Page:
The other night we watched The Highwaymen on Netflix. It’s the Bonnie and Clyde story from the perspective of Frank Hamer, who hunted them down. I liked it. It brought back memories of our visit to the site where the murderous duo’s reign of terror was finally ended. Here is a blog post I wrote a while back about it:
Depending on who you talk to, Bonnie Parker and Clyde Barrow were either bloodthirsty killers, bumbling hicks who got caught up in a life of crime, or maybe even star-crossed lovers. Whatever they were, their lives and exploits had absolutely no resemblance to the highly romanticized story portrayed in the 1967 movie starring Warren Beatty and Faye Dunaway.
From the time they first met in Texas, in January of 1930, until they were cut down in an ambush in Bienville Parish, Louisiana on May 23, 1934, the outlaw couple’s crime spree reached from New Mexico to Michigan, and they left a trail of bloodied bodies and empty bank vaults in their wake.
Bonnie was 19 and married to a man serving a prison sentence for murder when she met Clyde, who was two years older and already had a record of petty criminal offenses. It wasn’t long before he was arrested for a burglary and sent to jail. Bonnie smuggled a gun to him and he escaped, but was quickly recaptured and sent back to prison.
As soon as Clyde was paroled, in February 1932, he picked up Bonnie and they resumed their life of crime. By the time they were killed, they were believed to have committed thirteen murders and dozens of robberies and burglaries.
Among those crimes were the murders of two police officers in Joplin, Missouri; a man Clyde allegedly murdered at Hillsboro, Texas; the murder of a deputy sheriff and the wounding of another at Stringtown, Oklahoma; as well as other murders in Texas and Missouri. Along the way they also kidnapped a number of victims. Their thefts and robberies ranged from stores and banks in several states, and numerous automobile thefts. It was the stolen cars that eventually drew the attention of the Federal Bureau of Investigation, then called simply the Bureau of Investigation.
Traveling with a loose-knit gang that included Clyde’s brother Ivan M. “Buck” Barrow, Raymond Hamilton, William D. Jones, and Henry Methvin, Clyde would cover miles of back roads at high speed, usually behind the wheel of a stolen Ford V-8. In fact, he was such a fan of Fords that he actually wrote to company president Henry Ford and complimented him on the quality of his automobiles. It was not uncommon for them to rob a bank one afternoon and be two or three states away by the next day.
Both devoted to their mothers, the outlaw couple risked capture repeatedly to meet in small family reunions before setting off on another escapade. Bonnie was completely devoted to Clyde and ignored her mother’s pleas to leave him, though she knew staying meant certain death.
The manhunt for the outlaws came to an end when a posse compromised of former Texas Ranger Frank Hamer, Deputy Sheriff Ted Hinton and Deputy Sheriff Bob Alcorn, both from Texas; B.M. “Manny” Gault, another Texas lawman; and two Louisiana officers, Henderson Jordan and Prentiss Morel Oakley set up an ambush for them alongside a lonely road ten miles south of Gibsland, Louisiana. The posse blocked one lane of the road with a disabled truck and waited, suspecting that Bonnie and Clyde would pass through on their way to a meeting with Henry Methvin.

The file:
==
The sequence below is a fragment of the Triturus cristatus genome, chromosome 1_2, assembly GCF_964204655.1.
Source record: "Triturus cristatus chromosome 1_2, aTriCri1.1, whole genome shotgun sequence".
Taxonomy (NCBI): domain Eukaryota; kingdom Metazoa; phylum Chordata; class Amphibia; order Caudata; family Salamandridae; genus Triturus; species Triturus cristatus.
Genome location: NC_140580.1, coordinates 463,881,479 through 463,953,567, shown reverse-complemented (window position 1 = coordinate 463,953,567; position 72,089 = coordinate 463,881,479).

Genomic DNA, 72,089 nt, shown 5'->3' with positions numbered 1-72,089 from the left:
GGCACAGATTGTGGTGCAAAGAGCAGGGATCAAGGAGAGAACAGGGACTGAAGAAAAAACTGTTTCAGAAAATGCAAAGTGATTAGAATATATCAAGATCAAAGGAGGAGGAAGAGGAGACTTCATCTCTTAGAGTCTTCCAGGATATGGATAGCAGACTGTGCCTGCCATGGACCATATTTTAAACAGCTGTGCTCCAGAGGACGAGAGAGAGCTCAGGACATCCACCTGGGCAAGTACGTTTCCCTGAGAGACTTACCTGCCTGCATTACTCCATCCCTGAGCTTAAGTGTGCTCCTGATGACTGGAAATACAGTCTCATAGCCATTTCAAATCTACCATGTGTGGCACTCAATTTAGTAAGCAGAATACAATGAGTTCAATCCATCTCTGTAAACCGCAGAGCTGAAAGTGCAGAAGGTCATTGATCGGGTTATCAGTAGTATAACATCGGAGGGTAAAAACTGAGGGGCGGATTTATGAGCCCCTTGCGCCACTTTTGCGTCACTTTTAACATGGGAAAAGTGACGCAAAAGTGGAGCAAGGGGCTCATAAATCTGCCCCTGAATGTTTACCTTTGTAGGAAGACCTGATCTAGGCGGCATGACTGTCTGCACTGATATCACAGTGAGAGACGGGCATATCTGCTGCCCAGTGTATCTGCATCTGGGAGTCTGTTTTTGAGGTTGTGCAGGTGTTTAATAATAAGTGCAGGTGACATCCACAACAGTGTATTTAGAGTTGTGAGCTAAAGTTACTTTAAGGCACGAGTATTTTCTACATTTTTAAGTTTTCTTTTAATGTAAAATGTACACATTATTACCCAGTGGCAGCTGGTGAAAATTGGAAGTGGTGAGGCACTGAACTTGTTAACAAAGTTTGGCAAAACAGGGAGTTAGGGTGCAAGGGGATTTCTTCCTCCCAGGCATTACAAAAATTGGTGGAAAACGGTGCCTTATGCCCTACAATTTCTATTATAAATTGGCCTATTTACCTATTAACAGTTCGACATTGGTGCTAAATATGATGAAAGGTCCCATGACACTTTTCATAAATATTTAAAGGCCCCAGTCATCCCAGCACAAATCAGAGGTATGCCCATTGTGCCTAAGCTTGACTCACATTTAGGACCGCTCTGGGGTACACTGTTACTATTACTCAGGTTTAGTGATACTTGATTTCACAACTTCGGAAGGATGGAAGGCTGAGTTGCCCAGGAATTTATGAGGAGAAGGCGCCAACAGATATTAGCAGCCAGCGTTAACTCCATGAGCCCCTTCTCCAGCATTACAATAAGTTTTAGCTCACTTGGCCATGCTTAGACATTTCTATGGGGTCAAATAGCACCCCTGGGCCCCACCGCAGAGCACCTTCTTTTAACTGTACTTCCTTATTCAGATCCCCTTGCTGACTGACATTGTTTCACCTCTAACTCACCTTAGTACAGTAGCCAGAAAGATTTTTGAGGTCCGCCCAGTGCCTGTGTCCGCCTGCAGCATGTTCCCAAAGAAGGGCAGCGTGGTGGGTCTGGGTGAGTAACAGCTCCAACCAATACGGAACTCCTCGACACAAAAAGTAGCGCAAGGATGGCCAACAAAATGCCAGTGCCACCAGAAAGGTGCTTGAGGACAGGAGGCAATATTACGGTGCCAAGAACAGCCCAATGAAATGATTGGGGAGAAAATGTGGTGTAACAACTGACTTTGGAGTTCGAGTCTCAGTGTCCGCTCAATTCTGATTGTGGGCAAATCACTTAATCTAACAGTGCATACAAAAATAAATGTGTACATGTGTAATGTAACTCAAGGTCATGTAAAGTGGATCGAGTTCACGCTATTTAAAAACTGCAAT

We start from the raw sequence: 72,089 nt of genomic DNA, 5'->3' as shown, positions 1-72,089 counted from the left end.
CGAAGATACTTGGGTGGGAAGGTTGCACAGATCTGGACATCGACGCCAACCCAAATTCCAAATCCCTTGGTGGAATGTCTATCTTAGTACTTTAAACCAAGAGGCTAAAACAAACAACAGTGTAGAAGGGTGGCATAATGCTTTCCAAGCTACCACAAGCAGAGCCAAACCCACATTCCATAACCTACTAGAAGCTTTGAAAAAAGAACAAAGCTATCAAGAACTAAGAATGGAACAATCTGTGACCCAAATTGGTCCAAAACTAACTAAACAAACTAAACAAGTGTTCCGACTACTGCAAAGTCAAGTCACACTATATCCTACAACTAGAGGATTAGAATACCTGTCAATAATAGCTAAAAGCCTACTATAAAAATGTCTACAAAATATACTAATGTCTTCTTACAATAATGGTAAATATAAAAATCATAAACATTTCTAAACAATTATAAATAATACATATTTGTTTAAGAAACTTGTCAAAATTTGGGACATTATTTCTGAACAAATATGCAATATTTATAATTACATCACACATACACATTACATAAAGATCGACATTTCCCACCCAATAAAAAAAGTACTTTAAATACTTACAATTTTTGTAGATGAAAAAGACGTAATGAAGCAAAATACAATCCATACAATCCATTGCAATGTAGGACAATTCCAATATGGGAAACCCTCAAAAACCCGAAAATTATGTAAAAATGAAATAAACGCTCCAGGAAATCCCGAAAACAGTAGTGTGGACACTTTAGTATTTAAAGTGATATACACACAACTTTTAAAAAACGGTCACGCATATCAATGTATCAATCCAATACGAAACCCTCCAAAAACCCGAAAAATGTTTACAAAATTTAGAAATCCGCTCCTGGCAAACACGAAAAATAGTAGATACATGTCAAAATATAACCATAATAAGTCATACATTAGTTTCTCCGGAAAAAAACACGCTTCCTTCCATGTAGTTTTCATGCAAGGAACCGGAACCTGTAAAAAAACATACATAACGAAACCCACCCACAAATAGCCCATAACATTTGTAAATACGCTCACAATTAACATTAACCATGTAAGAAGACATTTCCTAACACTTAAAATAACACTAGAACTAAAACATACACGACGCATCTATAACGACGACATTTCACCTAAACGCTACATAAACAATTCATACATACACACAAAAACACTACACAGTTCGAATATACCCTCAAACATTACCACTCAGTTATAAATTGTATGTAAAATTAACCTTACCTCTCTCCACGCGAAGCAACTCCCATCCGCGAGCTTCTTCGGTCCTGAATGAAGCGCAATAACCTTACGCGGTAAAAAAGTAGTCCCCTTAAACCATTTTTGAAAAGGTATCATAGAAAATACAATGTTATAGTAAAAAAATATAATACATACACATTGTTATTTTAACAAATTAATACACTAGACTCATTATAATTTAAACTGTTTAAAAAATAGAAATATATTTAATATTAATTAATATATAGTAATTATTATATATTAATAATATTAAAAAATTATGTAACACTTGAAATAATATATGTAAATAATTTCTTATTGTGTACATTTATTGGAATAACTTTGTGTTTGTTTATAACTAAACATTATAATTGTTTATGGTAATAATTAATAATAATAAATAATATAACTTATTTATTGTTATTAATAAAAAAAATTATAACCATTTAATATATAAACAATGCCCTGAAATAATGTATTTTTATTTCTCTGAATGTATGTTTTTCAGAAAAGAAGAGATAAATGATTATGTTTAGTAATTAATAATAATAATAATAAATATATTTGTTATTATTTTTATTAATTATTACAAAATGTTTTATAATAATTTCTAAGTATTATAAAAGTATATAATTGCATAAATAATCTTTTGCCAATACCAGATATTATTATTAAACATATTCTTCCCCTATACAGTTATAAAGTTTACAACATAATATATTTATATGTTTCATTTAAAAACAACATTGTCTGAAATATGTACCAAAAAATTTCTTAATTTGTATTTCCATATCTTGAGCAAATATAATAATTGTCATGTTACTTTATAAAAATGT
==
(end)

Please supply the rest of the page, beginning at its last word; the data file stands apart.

And sure enough, shortly after 9 a.m. on that ill-fated morning, they heard the sound of a speeding car approaching and raised their weapons. As soon as they identified the man and woman in the car the posse began firing, and within seconds it was all over. 130 bullets riddled the car and the outlaws inside of it. The long chase was over.
Today the story of what happened that May morning is told at the Bonnie & Clyde Ambush Museum, located at 2419 Main Street in Gibsland, which displays newspaper articles, photos, and guns related to the death of the outlaws. L.J. “Boots” Hinton, the museum’s curator, is the son of Ted Hinton, one of the posse members. Hinton was chosen because he actually knew both Bonnie Parker and Clyde Barrow; he had worked as a Western Union messenger with Clyde as a teenager and had a crush on Bonnie when she was a waitress at a Dallas café where he frequently ate lunch before she met Clyde. The museum itself is located in the building that once housed Ma Canfield’s Café, where Clyde stopped and bought two sandwiches minutes before driving into the ambush that was waiting for them.
At the ambush site on Highway 154 a concrete marker that has been chipped away and shot many times by vandals over the years marks the place where Bonnie and Clyde met their fates. Highway 154 is a good two lane road and there is plenty of room for an RV to pull over while you visit the marker and contemplate the results of two lives cut short because they chose crime as their profession.
Thought For The Day – You cannot sit back and hope for a happy marriage, you have to create one.